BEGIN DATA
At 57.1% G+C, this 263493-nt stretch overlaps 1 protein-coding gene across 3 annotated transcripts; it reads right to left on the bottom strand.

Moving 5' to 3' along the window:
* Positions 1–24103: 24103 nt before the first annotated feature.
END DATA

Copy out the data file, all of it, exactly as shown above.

At 57.1% G+C, this 263493-nt stretch overlaps 1 protein-coding gene across 3 annotated transcripts; it reads right to left on the bottom strand.

Moving 5' to 3' along the window:
* Positions 1–24103: 24103 nt before the first annotated feature.